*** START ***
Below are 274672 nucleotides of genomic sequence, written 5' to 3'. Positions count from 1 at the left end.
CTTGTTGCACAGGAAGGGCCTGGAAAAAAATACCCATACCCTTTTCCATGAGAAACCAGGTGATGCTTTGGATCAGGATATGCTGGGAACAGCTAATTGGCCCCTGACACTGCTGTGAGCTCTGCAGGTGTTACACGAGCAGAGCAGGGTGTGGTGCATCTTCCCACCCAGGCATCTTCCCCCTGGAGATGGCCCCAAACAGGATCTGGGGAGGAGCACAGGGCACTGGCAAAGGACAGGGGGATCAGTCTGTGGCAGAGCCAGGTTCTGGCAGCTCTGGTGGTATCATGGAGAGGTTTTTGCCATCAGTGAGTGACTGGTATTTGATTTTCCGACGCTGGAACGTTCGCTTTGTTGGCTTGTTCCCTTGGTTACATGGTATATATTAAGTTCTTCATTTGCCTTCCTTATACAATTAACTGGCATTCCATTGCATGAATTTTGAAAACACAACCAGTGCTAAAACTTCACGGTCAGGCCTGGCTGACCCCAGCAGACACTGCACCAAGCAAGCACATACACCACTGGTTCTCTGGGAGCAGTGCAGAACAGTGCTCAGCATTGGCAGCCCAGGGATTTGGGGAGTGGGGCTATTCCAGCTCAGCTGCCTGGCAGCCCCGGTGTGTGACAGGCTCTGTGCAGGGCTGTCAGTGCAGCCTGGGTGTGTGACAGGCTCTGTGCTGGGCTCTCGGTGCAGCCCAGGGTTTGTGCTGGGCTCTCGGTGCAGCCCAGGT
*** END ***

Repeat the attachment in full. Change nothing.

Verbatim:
Below are 274672 nucleotides of genomic sequence, written 5' to 3'. Positions count from 1 at the left end.
CTTGTTGCACAGGAAGGGCCTGGAAAAAAATACCCATACCCTTTTCCATGAGAAACCAGGTGATGCTTTGGATCAGGATATGCTGGGAACAGCTAATTGGCCCCTGACACTGCTGTGAGCTCTGCAGGTGTTACACGAGCAGAGCAGGGTGTGGTGCATCTTCCCACCCAGGCATCTTCCCCCTGGAGATGGCCCCAAACAGGATCTGGGGAGGAGCACAGGGCACTGGCAAAGGACAGGGGGATCAGTCTGTGGCAGAGCCAGGTTCTGGCAGCTCTGGTGGTATCATGGAGAGGTTTTTGCCATCAGTGAGTGACTGGTATTTGATTTTCCGACGCTGGAACGTTCGCTTTGTTGGCTTGTTCCCTTGGTTACATGGTATATATTAAGTTCTTCATTTGCCTTCCTTATACAATTAACTGGCATTCCATTGCATGAATTTTGAAAACACAACCAGTGCTAAAACTTCACGGTCAGGCCTGGCTGACCCCAGCAGACACTGCACCAAGCAAGCACATACACCACTGGTTCTCTGGGAGCAGTGCAGAACAGTGCTCAGCATTGGCAGCCCAGGGATTTGGGGAGTGGGGCTATTCCAGCTCAGCTGCCTGGCAGCCCCGGTGTGTGACAGGCTCTGTGCAGGGCTGTCAGTGCAGCCTGGGTGTGTGACAGGCTCTGTGCTGGGCTCTCGGTGCAGCCCAGGGTTTGTGCTGGGCTCTCGGTGCAGCCCAGGT